Felicitations to Rihanna the Rhinoceros, who has given birth to her second calf: A beautiful baby girl, at the Ramat Gan Safari Park.
The wee white rhino (also known as square-lipped) weighed about 50 kilos at birth, which is more than some human adults.
That is a rough estimate, based on experience and observation, because the Safari keepers don’t barge into the rhino maternity enclosure to grab the kids and glue them to a scale.
Her birth, about two and a half weeks ago, was not a surprise. Based on observation of Rihanna mating with the dominant male, Atari, and based on an estimated gestation of 18 months, she had been expected to give birth in January. Okay, they were about a month or two off.
The keepers were tipped off by noticing that Rihanna’s first calf, a 2-year-old named Rami, was off moping by himself, which is not typical for a young rhino. Where was his mother? Busy.
The baby was born with only a bud where its horn will grow, as rhinos are.
Upon being born, the wee one fell down, got up, stood, then staggered around the birthing enclosure a bit to acclimatize to life.
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“Once she was taken to the open park the other day, the baby started to race around madly,” says Safari spokeswoman Sagit Horowitz.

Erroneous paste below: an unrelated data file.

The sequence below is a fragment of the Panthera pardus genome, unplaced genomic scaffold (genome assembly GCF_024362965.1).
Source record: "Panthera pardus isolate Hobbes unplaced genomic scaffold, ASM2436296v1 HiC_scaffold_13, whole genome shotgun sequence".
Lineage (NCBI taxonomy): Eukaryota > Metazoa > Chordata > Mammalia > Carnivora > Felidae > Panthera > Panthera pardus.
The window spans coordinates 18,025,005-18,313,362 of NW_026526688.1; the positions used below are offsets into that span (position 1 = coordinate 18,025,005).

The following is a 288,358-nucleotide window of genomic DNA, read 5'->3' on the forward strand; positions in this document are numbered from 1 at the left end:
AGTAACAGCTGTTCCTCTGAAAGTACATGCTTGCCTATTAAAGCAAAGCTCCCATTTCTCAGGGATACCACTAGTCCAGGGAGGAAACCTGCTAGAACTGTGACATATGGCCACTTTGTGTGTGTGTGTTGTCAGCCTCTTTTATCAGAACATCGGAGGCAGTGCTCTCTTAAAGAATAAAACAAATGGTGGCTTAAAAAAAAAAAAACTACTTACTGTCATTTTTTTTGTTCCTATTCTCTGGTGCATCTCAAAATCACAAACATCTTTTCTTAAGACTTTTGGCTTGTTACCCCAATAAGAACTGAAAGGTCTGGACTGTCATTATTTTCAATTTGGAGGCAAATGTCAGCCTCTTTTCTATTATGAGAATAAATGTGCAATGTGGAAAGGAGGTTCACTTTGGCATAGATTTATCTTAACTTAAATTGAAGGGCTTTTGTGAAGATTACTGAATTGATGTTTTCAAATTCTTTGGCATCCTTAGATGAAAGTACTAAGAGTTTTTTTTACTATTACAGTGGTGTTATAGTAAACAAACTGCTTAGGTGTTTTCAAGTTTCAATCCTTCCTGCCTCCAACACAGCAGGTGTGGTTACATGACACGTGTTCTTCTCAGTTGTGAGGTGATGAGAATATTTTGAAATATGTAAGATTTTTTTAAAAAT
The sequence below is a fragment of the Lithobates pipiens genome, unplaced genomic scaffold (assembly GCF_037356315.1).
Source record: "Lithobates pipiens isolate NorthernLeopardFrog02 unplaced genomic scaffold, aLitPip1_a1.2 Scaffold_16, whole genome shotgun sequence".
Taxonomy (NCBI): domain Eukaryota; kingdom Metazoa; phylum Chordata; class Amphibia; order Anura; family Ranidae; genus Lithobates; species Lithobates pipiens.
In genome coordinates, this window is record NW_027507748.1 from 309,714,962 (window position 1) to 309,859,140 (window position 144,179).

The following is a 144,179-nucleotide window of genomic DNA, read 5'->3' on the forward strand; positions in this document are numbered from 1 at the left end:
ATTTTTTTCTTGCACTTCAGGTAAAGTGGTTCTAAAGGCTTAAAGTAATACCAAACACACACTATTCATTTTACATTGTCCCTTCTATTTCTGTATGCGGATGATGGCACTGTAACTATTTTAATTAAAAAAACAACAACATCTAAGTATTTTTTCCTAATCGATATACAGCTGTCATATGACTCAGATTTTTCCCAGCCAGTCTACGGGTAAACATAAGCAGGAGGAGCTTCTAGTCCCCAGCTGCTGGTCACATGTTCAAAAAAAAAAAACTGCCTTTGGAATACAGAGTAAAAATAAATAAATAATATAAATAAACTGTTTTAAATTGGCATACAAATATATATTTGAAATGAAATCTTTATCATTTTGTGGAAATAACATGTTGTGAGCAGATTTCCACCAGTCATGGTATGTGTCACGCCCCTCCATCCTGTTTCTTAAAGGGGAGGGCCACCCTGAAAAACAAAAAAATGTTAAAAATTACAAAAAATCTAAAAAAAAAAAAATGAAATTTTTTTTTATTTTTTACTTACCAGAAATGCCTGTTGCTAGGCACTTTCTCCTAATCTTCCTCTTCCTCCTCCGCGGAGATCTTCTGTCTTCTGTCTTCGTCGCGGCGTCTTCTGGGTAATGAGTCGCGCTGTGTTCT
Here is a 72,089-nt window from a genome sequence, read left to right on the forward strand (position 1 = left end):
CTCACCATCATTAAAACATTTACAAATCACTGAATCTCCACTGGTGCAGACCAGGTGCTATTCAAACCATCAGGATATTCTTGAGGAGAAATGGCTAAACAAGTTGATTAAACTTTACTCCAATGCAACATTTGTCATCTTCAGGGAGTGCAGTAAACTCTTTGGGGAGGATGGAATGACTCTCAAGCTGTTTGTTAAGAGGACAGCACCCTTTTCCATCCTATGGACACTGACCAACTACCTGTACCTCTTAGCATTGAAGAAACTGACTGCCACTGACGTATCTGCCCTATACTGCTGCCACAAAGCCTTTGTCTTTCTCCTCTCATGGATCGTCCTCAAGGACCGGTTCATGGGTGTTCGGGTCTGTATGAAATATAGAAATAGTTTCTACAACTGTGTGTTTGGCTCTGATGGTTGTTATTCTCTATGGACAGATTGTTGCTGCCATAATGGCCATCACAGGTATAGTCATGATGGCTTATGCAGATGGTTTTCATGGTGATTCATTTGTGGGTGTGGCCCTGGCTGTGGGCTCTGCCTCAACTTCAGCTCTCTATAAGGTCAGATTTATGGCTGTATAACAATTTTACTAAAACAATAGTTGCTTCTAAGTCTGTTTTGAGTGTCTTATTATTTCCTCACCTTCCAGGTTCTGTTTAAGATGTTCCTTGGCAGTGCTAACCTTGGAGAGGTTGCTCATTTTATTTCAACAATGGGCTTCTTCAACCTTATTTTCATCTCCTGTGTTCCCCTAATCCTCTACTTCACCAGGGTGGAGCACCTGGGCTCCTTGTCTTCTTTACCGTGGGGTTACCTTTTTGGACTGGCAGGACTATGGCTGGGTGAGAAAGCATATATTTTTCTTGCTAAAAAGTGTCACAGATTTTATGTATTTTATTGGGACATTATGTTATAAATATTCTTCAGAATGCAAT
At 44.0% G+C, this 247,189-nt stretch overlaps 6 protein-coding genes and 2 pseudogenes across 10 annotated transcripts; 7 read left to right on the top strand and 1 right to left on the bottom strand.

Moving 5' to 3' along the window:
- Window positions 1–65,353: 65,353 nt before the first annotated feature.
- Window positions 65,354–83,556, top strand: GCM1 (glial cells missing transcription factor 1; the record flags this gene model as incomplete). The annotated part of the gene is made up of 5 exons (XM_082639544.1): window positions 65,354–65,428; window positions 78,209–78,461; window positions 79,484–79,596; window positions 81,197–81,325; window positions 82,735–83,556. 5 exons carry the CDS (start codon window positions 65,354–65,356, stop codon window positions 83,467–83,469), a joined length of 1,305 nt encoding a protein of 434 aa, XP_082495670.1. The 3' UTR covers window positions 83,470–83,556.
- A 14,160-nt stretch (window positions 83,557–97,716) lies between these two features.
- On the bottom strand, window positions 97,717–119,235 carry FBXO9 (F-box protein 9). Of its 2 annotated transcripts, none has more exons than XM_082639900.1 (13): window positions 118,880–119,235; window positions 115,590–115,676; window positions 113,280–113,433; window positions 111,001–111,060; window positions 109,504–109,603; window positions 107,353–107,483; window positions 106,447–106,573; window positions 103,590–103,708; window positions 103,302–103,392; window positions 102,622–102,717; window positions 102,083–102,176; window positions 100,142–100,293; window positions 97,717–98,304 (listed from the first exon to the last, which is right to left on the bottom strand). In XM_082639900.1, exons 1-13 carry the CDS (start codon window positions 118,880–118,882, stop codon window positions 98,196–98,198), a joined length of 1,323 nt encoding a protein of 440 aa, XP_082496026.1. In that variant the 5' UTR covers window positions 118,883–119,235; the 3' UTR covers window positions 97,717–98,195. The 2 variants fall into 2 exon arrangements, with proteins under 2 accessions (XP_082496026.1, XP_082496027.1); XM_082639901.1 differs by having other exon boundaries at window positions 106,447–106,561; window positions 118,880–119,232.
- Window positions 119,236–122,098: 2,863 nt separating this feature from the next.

The new rhino hasn’t been named yet. As has become its custom, the Safari Park is allowing the public to weigh in through the Hebrew online daily Ynet, with some constraints – the name should begin with the letter R.
Atari and Rihanna, 12, already had Rami. Atari is also presumably the father of the new calf, on the grounds that the other male rhinos in the Safari’s 14-rhino herd (including the baby) are too young and callow, Horowitz explains. “They can’t get near the females,” she says.
The Safari’s rhinos live with other herbivorous African animals in a spacious open park in Ramat Gan, which people can drive through. From the highway one can see the odd set of horns or giraffe over the fence.
The lovely Rihanna is part of the Safari’s breeding program, which the park claims is more prolific than the rhino breeding programs in Europe. “We brought two females from a nature reserve in South Africa: Rihanna and Keren Peles,” Horowitz says. Each has produced two offspring so far. A third female, Tanda, is older and has five offspring. The white rhino species is extremely endangered and the zoo breeding and exchange programs could be crucial to the species’ survival.